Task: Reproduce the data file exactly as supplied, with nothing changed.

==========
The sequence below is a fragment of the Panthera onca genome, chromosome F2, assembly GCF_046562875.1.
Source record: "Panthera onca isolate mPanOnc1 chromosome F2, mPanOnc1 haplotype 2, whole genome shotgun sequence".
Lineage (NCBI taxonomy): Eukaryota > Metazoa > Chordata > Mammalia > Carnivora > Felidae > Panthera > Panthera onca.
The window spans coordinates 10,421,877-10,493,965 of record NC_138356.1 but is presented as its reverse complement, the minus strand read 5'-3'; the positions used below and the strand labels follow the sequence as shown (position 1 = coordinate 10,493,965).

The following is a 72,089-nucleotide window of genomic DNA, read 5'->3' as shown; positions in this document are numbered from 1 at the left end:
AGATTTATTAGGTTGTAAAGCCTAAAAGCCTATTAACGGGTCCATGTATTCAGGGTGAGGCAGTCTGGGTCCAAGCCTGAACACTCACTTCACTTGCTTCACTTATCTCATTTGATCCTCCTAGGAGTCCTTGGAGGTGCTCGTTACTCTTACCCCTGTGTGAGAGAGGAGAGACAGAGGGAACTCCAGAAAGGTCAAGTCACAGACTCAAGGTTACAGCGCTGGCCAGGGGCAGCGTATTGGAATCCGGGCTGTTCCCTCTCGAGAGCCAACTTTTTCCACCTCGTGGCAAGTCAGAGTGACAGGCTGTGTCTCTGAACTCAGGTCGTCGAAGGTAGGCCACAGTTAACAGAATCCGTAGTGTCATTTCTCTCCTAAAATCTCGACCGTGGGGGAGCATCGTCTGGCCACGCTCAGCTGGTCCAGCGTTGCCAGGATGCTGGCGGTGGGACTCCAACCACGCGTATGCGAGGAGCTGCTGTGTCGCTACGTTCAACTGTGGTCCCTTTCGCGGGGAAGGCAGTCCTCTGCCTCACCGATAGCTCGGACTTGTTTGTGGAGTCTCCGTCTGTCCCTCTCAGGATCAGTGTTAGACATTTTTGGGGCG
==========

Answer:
The sequence below is a fragment of the Panthera onca genome, chromosome F2, assembly GCF_046562875.1.
Source record: "Panthera onca isolate mPanOnc1 chromosome F2, mPanOnc1 haplotype 2, whole genome shotgun sequence".
Lineage (NCBI taxonomy): Eukaryota > Metazoa > Chordata > Mammalia > Carnivora > Felidae > Panthera > Panthera onca.
The window spans coordinates 10,421,877-10,493,965 of record NC_138356.1 but is presented as its reverse complement, the minus strand read 5'-3'; the positions used below and the strand labels follow the sequence as shown (position 1 = coordinate 10,493,965).

The following is a 72,089-nucleotide window of genomic DNA, read 5'->3' as shown; positions in this document are numbered from 1 at the left end:
AGATTTATTAGGTTGTAAAGCCTAAAAGCCTATTAACGGGTCCATGTATTCAGGGTGAGGCAGTCTGGGTCCAAGCCTGAACACTCACTTCACTTGCTTCACTTATCTCATTTGATCCTCCTAGGAGTCCTTGGAGGTGCTCGTTACTCTTACCCCTGTGTGAGAGAGGAGAGACAGAGGGAACTCCAGAAAGGTCAAGTCACAGACTCAAGGTTACAGCGCTGGCCAGGGGCAGCGTATTGGAATCCGGGCTGTTCCCTCTCGAGAGCCAACTTTTTCCACCTCGTGGCAAGTCAGAGTGACAGGCTGTGTCTCTGAACTCAGGTCGTCGAAGGTAGGCCACAGTTAACAGAATCCGTAGTGTCATTTCTCTCCTAAAATCTCGACCGTGGGGGAGCATCGTCTGGCCACGCTCAGCTGGTCCAGCGTTGCCAGGATGCTGGCGGTGGGACTCCAACCACGCGTATGCGAGGAGCTGCTGTGTCGCTACGTTCAACTGTGGTCCCTTTCGCGGGGAAGGCAGTCCTCTGCCTCACCGATAGCTCGGACTTGTTTGTGGAGTCTCCGTCTGTCCCTCTCAGGATCAGTGTTAGACATTTTTGGGGCG